So far for me:
    Ep. 1: 3
    Ep. 2: 3
    Ep.3: 3.5
    Ep.4: 3.5

    You know what or rather who were missing?
    Was this why this episode was better?
    Raffi and Worf.
    Give Raffi a better storyline, or better script or better actions.
    Nothing bad to say about Worf.

    Apparently the darkness is a glitch they’re working on fixing. Even correctly it’s still too dark but at least it will be better. The show is too good to be diminished by this issue.

    Overall 3.5/stars for the last 2 episodes together.

    I’m liking this 4 episode ARC. Reminds me somewhat of ENT s4. 🙌. Mini arcs is a great way to do semi serialized Trek!

    Dirk- "This show is awful! What can I do? If only there was some way I could stop watching!!!!"

    I hope you're eaten by a Gorn

    I really wonder why it is always the fans who attack the ones who do not like the show? What is the psychological mechanism behind that? hmmm It was the same during the earlier years. In group, out group bias maybe. Quite interesting.

    @Eric Jensen Who is talking about ruling out anything? We can't rule out that a space lifeform will be born through rythmical contractions as much as we can't rule out that it will be born by playing "La Marseilleise" through the ship's speakers. This isn't how the scientific method works.

    Crusher formulated a hypothesis based on preposterous grounds because the people writing the show don't understand anything about anything and thought this made sense as an inference. Please bring back the TNG technobabble, at least it tried to have internal logic.

    Although some parts a littele bit obscure. Much of this was good and the episode was quite/very enjoyable.

    Although I join the complants rearging the context of Picard / Shaw wolf359 the acting was good.

    Scenes with Seven entertaining as usual. I also liked the concept of involving Shaw again. Furhermore only the A plot this time. Even if Worf / Rafi thread not to bad, I am glad that this episode just was about Titan.

    I will definetely rewatch it.

    @Darmok that is liable, sir. Highly ironic considering your name.

    I was completely glad to stop watching after season 1, I don't think this will put me off entirely from season 3, but there's no excitement.

    Save the ad hominem attacks for Twitter, kids. This isn't the place for it.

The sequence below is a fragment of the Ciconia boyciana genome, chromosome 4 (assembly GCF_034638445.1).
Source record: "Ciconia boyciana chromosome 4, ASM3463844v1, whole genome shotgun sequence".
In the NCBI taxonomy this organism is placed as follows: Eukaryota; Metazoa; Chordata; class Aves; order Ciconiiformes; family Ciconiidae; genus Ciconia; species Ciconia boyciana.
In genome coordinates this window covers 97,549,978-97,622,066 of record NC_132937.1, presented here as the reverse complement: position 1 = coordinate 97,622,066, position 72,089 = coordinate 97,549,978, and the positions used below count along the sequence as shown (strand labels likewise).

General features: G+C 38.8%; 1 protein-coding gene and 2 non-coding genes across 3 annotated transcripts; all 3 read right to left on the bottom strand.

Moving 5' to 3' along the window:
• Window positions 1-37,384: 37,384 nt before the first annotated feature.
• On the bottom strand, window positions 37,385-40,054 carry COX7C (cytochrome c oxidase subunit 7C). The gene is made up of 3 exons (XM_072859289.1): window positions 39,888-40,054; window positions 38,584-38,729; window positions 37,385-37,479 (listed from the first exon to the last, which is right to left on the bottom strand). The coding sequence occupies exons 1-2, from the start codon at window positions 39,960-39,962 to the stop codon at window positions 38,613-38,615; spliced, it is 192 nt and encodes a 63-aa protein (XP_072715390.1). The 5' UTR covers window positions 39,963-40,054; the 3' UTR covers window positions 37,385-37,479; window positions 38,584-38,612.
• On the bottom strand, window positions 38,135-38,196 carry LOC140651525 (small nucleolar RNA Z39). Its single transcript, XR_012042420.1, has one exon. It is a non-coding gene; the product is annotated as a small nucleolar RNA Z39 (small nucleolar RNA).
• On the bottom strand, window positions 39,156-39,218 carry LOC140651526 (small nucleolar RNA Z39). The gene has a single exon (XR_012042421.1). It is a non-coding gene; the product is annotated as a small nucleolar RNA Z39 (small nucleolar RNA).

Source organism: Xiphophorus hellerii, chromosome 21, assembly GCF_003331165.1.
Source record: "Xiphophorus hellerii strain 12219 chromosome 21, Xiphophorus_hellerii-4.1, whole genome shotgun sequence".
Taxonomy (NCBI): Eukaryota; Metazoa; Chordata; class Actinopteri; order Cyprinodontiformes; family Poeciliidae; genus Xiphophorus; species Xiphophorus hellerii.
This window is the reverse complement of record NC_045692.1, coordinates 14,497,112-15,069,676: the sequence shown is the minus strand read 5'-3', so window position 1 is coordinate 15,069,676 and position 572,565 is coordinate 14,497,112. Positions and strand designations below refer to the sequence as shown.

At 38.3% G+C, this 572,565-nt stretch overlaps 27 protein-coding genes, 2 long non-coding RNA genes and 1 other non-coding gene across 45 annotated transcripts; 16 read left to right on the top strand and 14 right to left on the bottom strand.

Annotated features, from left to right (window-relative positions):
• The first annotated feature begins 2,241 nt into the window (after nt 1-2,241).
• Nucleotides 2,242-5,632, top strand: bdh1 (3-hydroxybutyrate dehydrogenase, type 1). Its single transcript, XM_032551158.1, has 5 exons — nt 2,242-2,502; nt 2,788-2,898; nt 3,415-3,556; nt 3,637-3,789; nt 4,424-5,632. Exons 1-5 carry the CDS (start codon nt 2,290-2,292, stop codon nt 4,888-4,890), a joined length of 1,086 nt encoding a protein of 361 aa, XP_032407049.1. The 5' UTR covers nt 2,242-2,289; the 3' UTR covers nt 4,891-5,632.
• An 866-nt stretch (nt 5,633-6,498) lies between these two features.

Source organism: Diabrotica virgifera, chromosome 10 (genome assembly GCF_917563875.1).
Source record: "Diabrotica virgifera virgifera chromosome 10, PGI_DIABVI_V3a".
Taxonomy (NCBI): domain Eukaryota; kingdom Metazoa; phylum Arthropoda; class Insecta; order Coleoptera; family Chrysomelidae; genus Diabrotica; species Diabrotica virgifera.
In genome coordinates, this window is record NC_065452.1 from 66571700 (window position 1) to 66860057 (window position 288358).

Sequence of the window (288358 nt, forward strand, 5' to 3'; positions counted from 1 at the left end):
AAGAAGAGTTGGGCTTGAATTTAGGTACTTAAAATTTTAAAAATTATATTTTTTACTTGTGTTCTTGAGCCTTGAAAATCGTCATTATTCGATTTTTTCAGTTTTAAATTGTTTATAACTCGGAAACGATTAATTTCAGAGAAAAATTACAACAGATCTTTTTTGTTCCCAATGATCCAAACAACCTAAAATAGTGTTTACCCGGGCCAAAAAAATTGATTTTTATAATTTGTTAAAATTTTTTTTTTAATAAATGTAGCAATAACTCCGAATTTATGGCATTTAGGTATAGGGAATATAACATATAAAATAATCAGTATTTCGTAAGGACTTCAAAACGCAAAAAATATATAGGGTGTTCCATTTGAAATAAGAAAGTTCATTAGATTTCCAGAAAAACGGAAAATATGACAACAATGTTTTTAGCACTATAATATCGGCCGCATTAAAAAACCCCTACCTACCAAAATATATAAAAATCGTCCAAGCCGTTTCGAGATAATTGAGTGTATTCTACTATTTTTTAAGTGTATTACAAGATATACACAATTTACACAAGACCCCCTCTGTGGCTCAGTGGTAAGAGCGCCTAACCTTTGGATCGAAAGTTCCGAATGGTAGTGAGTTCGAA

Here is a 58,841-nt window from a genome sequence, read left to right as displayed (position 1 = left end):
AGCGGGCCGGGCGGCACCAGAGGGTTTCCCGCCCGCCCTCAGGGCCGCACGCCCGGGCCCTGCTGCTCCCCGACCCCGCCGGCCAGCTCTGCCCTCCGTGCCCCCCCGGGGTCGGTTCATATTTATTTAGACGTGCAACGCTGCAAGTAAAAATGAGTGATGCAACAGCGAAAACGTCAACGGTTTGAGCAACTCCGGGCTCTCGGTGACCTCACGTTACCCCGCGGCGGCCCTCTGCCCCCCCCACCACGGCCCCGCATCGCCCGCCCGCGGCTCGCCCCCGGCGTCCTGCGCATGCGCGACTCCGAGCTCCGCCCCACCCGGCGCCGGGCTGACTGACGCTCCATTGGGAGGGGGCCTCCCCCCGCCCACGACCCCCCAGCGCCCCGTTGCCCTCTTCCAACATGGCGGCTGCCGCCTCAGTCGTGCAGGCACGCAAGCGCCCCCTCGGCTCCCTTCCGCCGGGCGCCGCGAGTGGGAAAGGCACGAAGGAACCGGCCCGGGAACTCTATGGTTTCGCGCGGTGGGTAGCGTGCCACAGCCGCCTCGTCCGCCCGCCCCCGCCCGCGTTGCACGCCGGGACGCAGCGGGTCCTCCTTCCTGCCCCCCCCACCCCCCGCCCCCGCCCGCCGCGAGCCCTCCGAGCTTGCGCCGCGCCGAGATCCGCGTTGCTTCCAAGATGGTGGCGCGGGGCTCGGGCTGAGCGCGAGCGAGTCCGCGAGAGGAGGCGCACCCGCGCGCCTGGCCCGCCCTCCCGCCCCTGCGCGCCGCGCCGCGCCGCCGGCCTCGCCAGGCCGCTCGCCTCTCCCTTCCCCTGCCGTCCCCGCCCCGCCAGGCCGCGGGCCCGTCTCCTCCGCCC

@Episodenull - Yeah my understanding is that some people who viewed (understandably) the first two seasons very negatively were given the chance to watch the whole thing to see if it would turn them around. From what I've seen, it did, not without criticism though.

    Really the most TNG-like episode of PIC and a standout among newer Trek shows.

    What made TNG strong were situations where the crew worked through their problems and performed what seemed like miracles thanks to both the strengths of the crew and the bond of the Enterprise D’s metaphorical family.

    This show is a little different because there are conflicts among the crew that we’re not used to. These disagreements are abrasive, uncomfortable, and sometimes filled with harsh words. Yet, they managed to bring even the most obstinate of characters together, working through (not around) many conflicts and hardships presented in the season thus far. And they even packaged this into a fun “beat the clock” with science scenario.

    In that sense, the episode nails the spirit of TNG. It does so with an overall uplifting message following the classic Captain’s Code. There are certainly things I could pick apart and the hook ending brings us back into the modern world of streaming TV, but these don’t affect the broad strokes of what we’re given: a TNG story for a 2023 audience.

    This feels like a 4. Well executed and genuinely moving at its best points.

    StarMan: " Lastly, can't say I'm a fan of the meat and sinew redesign."